Archives For music biz

Any questions about Australia’s ability to produce amazing music (or tech startups for that matter)? Flight Facilities feat. Emma Louise released by Future Classic. It’s a trifecta! Discovered via Stephen Phillips’ awesome new thing wonder.fm.

I have posted this album before, but it’s one of my faves and I listen to it often. I love the record for its remarkably chilled groove. It really is something special.

In his article Music Streaming Is Booming, and That’s a Problem for Music Sales Peter Kafka suggests the right price for a streaming subscription “might be $3 to $4 a month” (also see David Pakman’s The Price of Music).

Like everyone I would of course be happy to pay less than $10/month for my Spotify sub, but there’s a bigger elephant in the room.

The problem from my pov, and that of anyone else in a family environment, is that $10 a month only buys a single-user experience. Multiple users are not welcome! That’s really, really bad UX, especially since Netflix and Amazon Instant deliver multi-user.

The labels must allow Spotify, et al, to deliver a “family plan” at $10/month for the simple reason they’re not going to get additional subs from the average household anyhow. Which is a round about way of saying $3/month is the right price, but like Kafka I can’t see the labels buying in any time soon*. They have history of acting too late.**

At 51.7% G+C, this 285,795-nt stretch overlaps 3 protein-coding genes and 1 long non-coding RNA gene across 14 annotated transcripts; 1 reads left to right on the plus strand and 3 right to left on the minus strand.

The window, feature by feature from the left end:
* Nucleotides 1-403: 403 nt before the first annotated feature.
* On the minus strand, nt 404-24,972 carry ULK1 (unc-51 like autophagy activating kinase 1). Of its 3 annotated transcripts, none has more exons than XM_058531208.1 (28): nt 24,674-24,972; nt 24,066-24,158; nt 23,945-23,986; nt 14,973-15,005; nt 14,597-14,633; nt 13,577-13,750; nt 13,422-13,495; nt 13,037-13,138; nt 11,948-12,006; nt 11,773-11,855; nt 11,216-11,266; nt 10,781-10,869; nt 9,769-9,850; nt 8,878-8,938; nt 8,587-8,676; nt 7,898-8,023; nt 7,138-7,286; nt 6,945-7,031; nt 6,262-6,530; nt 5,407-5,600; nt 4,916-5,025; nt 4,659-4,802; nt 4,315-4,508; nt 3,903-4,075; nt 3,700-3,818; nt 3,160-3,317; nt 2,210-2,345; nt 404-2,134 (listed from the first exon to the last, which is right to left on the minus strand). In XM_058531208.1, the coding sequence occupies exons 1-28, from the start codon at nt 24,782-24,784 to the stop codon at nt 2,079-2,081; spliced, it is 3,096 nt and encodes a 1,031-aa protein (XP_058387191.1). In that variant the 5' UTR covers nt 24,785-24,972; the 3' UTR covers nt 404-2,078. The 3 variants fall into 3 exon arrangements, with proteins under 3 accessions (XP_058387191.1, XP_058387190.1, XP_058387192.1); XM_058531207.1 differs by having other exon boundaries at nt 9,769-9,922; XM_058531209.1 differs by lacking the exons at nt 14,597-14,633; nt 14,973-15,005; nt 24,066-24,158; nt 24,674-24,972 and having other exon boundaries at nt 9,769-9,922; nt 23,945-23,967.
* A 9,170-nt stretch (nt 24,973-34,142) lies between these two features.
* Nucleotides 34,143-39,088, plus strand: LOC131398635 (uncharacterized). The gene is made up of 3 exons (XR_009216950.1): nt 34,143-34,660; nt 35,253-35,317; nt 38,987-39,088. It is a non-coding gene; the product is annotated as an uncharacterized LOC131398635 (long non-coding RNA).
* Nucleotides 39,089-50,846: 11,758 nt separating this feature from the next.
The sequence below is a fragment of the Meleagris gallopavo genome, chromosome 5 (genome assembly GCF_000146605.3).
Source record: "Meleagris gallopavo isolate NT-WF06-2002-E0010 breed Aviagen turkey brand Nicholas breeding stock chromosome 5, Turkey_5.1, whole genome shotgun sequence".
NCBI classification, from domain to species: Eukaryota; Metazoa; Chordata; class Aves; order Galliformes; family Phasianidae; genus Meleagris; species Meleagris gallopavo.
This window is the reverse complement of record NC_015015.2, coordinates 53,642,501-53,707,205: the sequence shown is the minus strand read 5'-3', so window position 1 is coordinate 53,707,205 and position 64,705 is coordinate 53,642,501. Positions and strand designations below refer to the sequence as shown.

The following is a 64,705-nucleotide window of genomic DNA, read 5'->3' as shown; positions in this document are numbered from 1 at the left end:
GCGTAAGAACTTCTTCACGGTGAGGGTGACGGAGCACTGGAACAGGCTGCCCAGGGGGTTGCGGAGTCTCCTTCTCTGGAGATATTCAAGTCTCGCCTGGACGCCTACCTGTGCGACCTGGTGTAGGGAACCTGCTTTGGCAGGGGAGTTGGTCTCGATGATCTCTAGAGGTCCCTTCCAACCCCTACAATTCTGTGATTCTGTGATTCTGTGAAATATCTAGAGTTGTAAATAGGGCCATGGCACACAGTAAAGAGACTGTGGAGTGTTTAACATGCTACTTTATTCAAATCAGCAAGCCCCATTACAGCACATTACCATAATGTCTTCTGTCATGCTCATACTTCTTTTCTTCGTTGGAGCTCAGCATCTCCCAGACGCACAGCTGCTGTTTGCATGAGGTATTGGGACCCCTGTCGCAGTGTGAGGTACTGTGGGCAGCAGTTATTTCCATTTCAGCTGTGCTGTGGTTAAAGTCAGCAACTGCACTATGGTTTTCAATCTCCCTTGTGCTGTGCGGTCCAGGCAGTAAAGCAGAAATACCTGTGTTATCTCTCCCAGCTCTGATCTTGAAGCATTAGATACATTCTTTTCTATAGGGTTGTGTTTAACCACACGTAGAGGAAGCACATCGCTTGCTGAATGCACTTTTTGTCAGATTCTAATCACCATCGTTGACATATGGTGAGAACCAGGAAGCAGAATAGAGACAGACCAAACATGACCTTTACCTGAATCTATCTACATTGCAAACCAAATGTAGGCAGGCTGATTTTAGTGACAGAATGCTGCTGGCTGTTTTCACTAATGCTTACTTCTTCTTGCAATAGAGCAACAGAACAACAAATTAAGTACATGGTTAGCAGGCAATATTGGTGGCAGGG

Lastly, to the issue of streaming being a problem for music sales, of course it is, which Kafka admits. Just as piracy is a problem for sales, academic papers to the contrary (which simply don’t withstand the “bleeding obvious” nature of human behavior).

* Streaming cos could always offer a teaser rate to see what happens to subs, much like the pay-TV cos. Or maybe that’s what they’re already doing ..?

** In 2005 I analyzed music pricing and determined that price equilibrium for a then $15+ CD was somewhere around $5. Would it have “saved” the record biz? Probably not but the point is that in the face of technological change the record labels tend to hold on to their pricing models for too long. Which is odd given that tech change tends to disrupt business models and little else.

More Hilltop Hoods. State of the Art. Sounds kinda old school, for 2009.